Smitty deftly untwisted the wires and with a gesture threw the chest lid open dramatically saying, “open sesame,” then stepped forward and looked inside.
“Oh crap,” he mumbled and stepped backwards, “it’s a body.”
Casey shouldered him aside, looked down at the body for a moment and said, “it’s a young girl, really young.”
“Christ, now what?” Smitty said, mostly to himself. He grabbed Casey’s arm and swung him around. “Maybe tie the whole thing up and put it back, nobody knows we were here.” He let go of Casey’s arm and pounded his fist into his hand. “Forget I said that. I suppose we better turn her in, question is where? Sure as hell, not the police.”
Casey immediately agreed to that. Neither he or Smitty wanted anything to do with the police anytime, anywhere. Smitty’s long association with a dangerous local motorcycle club and Casey’s more recent affiliation by marrying Smitty’s daughter were enough to raise the hackles of police. Add to that their recent successful taking down of a corrupt local district attorney and it was understandable why they were persona non grata at most police departments.
Casey took a closer look at the body. “She can’t have been here long and there’re no wounds I can see.”
Smitty cautioned him, “don’t move her, we’ll have enough trouble explaining this without you poking around.”
“Right,” Casey agreed. “But there’s something else in here, underneath her. There has to be, it’s way too heavy.” He closed the lid, replaced the wire fasteners and started retying the binding. Suddenly he snapped his fingers.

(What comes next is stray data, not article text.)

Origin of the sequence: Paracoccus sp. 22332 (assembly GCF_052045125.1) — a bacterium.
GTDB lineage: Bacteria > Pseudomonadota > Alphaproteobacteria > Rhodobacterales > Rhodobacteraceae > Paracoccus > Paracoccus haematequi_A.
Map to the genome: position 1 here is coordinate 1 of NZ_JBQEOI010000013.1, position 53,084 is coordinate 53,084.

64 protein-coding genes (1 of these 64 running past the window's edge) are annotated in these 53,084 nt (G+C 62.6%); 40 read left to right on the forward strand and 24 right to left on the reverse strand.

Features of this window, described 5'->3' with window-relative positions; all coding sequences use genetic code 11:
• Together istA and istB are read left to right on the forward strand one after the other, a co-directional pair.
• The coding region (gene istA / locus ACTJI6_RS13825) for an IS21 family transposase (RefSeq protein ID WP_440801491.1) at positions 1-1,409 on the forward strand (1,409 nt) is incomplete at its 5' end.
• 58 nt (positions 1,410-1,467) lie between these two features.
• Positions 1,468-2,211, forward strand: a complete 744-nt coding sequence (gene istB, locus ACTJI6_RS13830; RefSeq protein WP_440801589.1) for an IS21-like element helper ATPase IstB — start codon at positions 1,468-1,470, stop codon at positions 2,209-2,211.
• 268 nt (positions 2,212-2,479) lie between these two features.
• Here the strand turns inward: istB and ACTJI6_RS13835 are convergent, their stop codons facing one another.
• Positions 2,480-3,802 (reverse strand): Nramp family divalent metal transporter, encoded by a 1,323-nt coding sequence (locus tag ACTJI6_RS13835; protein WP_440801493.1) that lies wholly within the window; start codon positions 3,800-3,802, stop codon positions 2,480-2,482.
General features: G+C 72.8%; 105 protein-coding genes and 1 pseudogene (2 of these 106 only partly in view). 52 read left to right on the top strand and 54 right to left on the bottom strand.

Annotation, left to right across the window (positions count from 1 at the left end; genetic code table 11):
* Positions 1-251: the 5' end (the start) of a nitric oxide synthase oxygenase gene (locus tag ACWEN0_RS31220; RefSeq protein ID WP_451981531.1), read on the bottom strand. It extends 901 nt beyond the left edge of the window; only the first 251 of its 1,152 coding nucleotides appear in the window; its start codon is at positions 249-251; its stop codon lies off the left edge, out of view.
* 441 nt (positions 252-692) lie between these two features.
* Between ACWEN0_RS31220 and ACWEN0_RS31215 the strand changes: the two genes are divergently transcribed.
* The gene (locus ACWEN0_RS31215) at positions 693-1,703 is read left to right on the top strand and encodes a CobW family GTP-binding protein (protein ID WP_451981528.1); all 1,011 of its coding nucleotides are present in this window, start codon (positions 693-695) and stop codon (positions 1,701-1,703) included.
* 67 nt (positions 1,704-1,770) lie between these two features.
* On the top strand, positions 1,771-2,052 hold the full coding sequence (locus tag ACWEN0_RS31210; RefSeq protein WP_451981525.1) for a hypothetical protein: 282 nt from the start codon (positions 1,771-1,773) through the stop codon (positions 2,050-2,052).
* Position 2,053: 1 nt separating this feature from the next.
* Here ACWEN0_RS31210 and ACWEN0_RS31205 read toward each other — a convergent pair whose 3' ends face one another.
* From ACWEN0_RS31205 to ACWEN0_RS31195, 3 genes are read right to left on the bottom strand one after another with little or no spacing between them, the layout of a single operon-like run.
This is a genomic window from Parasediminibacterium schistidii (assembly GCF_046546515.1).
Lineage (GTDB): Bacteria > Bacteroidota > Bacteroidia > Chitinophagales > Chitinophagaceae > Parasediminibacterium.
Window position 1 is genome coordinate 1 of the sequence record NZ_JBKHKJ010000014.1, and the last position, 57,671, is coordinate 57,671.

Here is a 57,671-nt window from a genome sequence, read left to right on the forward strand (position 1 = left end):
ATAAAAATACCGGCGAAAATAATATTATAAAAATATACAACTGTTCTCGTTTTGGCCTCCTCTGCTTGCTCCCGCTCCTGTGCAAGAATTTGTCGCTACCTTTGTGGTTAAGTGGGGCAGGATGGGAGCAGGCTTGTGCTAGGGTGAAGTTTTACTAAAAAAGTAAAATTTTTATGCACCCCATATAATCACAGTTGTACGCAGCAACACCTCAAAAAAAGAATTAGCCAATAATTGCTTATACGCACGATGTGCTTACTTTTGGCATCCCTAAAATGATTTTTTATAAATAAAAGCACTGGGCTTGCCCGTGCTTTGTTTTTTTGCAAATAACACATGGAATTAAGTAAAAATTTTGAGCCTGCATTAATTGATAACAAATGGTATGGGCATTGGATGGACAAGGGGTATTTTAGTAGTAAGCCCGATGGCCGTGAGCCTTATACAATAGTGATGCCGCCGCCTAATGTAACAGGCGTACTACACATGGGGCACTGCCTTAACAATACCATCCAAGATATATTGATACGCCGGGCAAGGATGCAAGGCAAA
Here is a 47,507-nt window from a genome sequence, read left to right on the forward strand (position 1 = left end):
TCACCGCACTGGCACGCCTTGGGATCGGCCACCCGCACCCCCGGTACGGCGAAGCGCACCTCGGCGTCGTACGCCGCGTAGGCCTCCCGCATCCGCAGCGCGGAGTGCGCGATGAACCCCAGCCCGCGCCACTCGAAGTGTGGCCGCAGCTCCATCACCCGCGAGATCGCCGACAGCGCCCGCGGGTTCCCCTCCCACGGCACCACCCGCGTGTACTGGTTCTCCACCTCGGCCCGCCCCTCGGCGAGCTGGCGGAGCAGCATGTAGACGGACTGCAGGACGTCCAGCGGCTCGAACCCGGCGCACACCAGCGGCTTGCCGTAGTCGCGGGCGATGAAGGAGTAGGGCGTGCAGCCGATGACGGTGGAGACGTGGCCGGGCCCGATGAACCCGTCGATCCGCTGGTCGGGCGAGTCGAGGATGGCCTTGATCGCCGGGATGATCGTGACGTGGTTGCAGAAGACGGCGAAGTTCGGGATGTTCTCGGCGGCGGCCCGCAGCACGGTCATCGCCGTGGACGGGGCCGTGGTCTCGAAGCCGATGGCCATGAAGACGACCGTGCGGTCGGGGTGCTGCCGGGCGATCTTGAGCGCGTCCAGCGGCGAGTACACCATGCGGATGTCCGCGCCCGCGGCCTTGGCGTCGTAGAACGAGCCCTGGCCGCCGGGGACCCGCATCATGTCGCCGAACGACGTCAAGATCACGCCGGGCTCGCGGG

“Got it,” he exclaimed. “Get on the horn and call the Coast Guard. Tell them what we found and that we’re heading toward their docks with the chest. We’ll dump it all into the Coast Guard’s hands. With any luck we’ll end up just being a postscript to the whole thing.”
Casey kicked the engine into gear and started back toward the Golden Gate Bridge while Smitty tried to raise the Coast Guard. When he told them they had found a chest with a body in it in the ocean just north of the Gate, the operator immediately ordered them to stay put. Smitty told them it was too late they were already half way to the Coast Guard station but they had the GPS location where they had found the chest.
“We’re sending a boat to meet you.”
Casey wasn’t surprised when shortly thereafter he spotted a small cutter come roaring out of the entrance to the bay. The station was just inside the Golden Gate and the Coast Guard was famous for their quick response time.